Aliva deposit is hosted by intensely dolomitized limestones of Carboniferous age; the genetic type of mineralization corresponds to the Mississippi Valley-type ore deposits. Complete geologic and metallogenetic study of Zn-Pb deposits in the Picos de Europa region was carried out by F. Gómez-Fernandez et al. and published in European Geology Magazine (2000).
According to these authors, the formation of Zn-Pb is attributed to epigenetic hydrothermal mineralization during Permian age (250-300 million years ago) due to sulphides precipitation from hot brines charged with metals migrated toward and through carbonate rocks by means of convective circulation. The fluid source would probably marine waters of Carboniferous age contained in detrital sediments of underlying Palentine zone and limestones of the Picos de Europa zone, although other sources may contributed.
Geological cross section through the southeastern region of Picos de Europa (click to enlarge)
(Gómez-Fernández et al., 2000).
Stratigraphy of the southeastern sector of Picos de Europa (Gómez-Fernández et al., 2000).
(click to enlarge)
On a base of fluid inclusion study combined with tectonic reconstruction, the cited authors estimate the minimum depth of formation of Aliva deposit as 1.050 m and the minimum temperature between 170º y 200ºC. From the fluid inclusions study was concluded that chloride complexes were responsible for metal transportation.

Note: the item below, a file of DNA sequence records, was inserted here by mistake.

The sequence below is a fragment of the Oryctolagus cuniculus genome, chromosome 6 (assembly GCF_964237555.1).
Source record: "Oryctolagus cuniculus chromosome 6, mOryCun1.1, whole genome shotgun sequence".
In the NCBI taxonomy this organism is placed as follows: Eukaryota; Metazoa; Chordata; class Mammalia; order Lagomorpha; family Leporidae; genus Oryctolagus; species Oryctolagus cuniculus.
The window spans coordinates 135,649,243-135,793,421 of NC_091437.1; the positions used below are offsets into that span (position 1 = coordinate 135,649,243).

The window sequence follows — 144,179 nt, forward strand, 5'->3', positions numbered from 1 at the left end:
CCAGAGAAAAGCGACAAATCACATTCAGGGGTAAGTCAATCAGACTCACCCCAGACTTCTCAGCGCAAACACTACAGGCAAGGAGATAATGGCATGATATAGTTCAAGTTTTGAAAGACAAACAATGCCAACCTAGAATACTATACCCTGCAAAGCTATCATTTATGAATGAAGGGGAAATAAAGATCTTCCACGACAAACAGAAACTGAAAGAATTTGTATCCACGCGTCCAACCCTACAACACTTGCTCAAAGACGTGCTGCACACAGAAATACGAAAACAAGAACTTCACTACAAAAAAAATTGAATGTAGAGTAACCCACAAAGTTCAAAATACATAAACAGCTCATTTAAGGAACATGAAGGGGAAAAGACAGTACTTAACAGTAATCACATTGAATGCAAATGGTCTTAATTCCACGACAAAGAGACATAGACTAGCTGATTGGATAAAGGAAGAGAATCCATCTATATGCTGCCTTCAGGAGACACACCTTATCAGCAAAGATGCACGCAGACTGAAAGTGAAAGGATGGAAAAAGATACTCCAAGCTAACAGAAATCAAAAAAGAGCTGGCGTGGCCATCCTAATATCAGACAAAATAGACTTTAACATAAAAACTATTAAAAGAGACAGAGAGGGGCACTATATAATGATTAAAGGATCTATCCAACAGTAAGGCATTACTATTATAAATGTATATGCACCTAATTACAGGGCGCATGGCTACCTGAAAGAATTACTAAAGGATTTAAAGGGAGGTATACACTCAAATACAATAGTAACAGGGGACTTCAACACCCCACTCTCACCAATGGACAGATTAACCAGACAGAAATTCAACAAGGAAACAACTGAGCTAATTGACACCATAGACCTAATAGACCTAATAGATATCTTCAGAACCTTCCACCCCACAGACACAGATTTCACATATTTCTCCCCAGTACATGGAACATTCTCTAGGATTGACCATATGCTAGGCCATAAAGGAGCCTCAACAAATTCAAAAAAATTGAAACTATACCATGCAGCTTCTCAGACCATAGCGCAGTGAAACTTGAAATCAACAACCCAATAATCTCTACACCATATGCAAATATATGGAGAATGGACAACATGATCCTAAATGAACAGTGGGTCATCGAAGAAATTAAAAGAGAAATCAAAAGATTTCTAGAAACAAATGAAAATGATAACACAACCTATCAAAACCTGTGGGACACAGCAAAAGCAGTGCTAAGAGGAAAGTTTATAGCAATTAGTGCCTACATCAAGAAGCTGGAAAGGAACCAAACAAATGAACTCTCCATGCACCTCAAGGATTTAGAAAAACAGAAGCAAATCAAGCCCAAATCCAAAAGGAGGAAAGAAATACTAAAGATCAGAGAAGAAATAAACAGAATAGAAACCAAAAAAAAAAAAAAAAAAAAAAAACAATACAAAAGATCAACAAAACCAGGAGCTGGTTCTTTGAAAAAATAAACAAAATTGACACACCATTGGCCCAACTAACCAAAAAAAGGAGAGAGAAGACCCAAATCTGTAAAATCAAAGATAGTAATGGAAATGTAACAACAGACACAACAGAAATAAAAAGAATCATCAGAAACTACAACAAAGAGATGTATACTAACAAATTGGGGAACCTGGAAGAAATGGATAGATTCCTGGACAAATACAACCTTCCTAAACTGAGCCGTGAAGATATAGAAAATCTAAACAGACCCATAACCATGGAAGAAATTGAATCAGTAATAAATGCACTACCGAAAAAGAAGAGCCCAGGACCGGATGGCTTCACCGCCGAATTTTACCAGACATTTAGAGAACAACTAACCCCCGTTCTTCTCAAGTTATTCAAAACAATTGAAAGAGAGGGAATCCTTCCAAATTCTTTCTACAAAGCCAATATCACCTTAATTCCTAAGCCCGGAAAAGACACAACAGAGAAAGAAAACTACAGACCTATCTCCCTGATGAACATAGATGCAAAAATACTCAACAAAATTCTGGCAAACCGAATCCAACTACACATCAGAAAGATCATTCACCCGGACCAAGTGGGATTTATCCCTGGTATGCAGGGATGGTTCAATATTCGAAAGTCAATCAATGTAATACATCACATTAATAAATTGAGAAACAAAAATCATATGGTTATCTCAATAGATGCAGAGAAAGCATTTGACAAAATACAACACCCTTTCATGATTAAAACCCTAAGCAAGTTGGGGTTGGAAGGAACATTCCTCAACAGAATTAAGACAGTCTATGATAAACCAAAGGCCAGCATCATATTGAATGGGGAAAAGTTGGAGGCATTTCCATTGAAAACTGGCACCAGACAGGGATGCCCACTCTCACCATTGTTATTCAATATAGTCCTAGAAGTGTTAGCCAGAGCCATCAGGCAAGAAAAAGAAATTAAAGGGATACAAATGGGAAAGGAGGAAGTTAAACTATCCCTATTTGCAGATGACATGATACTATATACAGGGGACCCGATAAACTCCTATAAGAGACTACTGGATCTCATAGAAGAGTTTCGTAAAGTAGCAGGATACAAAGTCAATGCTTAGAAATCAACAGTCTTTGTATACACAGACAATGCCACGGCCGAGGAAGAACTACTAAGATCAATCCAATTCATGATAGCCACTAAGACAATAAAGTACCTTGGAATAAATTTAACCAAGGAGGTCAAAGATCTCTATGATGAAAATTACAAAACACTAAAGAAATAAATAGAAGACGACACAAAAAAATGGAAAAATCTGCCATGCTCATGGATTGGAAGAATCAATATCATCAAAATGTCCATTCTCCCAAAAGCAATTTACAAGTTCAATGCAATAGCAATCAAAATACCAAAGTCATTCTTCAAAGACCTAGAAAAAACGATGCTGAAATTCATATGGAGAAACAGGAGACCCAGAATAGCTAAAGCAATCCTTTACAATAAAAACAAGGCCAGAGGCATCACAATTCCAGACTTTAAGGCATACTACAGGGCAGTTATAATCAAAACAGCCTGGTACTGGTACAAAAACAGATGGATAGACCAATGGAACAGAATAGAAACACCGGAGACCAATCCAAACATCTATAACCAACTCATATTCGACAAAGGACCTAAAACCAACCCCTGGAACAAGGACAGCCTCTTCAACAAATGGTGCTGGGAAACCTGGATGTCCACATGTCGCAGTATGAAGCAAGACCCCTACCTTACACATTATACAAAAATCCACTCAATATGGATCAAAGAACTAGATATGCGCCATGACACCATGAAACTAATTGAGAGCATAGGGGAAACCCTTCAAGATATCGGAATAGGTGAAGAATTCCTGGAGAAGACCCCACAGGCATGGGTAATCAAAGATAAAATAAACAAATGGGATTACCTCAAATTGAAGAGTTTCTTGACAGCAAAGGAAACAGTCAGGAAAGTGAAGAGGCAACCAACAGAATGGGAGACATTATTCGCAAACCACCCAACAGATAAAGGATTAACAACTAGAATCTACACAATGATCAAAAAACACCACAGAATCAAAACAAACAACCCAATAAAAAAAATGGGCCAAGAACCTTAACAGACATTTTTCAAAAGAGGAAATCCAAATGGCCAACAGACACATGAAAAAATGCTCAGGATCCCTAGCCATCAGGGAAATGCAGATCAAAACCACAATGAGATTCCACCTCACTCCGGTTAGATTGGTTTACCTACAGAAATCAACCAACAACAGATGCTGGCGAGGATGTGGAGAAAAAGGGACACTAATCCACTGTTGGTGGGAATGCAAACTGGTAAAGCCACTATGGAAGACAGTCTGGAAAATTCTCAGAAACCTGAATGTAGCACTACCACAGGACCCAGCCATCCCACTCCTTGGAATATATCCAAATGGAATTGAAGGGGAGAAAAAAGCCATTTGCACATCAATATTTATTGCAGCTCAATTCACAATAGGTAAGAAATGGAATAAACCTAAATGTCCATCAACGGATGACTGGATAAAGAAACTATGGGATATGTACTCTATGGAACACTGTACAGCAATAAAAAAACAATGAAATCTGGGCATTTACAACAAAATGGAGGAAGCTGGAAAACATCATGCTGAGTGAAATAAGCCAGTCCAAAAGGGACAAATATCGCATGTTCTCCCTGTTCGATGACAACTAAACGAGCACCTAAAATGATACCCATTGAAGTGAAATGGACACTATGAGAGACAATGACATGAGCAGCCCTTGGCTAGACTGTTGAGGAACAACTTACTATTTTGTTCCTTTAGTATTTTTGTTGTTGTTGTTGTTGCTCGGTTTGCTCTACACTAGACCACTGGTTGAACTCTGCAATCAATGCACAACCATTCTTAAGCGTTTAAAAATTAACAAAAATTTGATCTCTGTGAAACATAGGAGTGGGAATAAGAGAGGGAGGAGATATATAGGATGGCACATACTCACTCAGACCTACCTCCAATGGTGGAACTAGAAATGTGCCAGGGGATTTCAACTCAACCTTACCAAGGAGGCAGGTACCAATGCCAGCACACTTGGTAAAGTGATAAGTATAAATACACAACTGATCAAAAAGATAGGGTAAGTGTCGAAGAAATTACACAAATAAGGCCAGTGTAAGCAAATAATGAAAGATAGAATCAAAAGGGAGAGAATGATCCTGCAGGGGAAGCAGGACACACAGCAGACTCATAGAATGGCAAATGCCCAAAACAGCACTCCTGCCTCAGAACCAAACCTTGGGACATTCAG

The marine waters would have been the source of chloride, and their heating during tectonic processes would have resulted in alteration of host rocks, releasing the metals such as Zn and Pb into the aqueous phase. The metals precipitated as ore minerals are believed to be originated from numerous black shale units of underlying Palentine zone. Mineralized zones are locally controlled by faults and dolostone-limestone contacts. Precipitation of sulphide ores produced as a result of pH increase due to reaction with carbonate rocks, with other contributing factors as temperature, pressure and salinity decrease of the mineralizing fluids.
The mineral textures indicate rapid deposition of the type I mineralization (laminated sphalerites with very small inclusions of other sulphides) and slower deposition of the type II mineralization with development of large crystals.